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Robert Salter, Austrian Jewish Migrant & Tailor, 1938

Letter - Commonwealth of Australia, 21st Jul, 1938

Image: Letter - Commonwealth of Australia, 21st Jul, 1938

Source: Museum Victoria

Robert Salter, a Jewish clothing manufacturer, was forced to flee Vienna just before the German annexation of Austria in 1938 or risk being arrested. The only way he could obtain a ticket on a ship leaving the country was by pretending he was going on a holiday and would return to Vienna. So on 20 July 1938 Robert left Rotterdam on board the holiday ship the Dempo, with just over 200 pounds - the amount required to land in Australia - and an overnight bag.

His journey took him to Batavia (Jakarta) in Dutch East India (Indonesia), where he obtained a six month tourist visa for Australia from the British Embassy. Five months before leaving Vienna, Robert had applied for residency in Australia, but had been forced to flee before it was approved. Arriving in Brisbane on a holiday ship called 'the Nieuw Zeeland' Robert was informed his application for residency had been rejected. He remained on the ship while it traveled to Sydney and Melbourne, and on his arrival in Melbourne with the help of William Maloney, a federal Member of Parliament who befriended him, he was finally able to obtain permits for himself, his parents, his fiancee Ida and his friend who had accompanied him on the journey. While fortunate in obtaining residency in Australia the Salter family did not completely escape the horrors of the Second World War, with Robert's sister and her family perishing at the Auschwitz concentration camp.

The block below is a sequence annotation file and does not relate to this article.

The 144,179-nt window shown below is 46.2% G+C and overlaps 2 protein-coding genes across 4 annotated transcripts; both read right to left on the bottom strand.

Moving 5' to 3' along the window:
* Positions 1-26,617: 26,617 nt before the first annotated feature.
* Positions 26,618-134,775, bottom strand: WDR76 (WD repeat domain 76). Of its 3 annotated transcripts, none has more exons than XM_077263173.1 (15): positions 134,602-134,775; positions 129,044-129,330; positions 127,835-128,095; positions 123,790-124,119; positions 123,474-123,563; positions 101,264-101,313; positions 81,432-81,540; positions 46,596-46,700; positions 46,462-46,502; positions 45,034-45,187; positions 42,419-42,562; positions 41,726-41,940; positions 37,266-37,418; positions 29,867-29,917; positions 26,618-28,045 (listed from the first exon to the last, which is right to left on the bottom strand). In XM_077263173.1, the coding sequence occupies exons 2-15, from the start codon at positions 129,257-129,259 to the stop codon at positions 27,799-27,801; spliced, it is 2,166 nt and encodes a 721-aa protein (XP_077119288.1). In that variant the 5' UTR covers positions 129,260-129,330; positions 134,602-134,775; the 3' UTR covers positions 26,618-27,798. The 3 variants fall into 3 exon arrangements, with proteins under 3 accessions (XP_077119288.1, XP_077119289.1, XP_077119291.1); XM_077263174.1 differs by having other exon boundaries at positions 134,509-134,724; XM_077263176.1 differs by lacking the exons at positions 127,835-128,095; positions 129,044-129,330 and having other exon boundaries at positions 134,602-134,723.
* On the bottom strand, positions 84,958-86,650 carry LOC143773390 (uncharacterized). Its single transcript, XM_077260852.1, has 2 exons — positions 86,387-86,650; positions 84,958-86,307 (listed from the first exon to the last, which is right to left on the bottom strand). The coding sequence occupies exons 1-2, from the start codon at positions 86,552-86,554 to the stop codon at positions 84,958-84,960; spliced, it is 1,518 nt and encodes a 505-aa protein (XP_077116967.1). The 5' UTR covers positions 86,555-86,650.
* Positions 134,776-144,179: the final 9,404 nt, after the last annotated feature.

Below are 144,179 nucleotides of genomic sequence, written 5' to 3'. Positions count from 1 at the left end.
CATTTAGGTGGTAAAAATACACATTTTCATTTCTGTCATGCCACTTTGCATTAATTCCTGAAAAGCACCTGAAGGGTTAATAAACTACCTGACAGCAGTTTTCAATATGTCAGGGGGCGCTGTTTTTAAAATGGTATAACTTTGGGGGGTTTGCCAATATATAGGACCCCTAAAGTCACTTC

In Vienna Robert had managed his father's menswear and sportswear manufacturing business, but he was unable to find work in that trade in Melbourne. However using women's fashions drawings that his father had sent him from Austria, and contacts he made in the Flinders Lane rag trade, Robert set up a showroom with fashion samples. He went on to establish a well-known women's fashion label, Elegance, and remained in business until the mid 1970s. Robert passed away in 2005.

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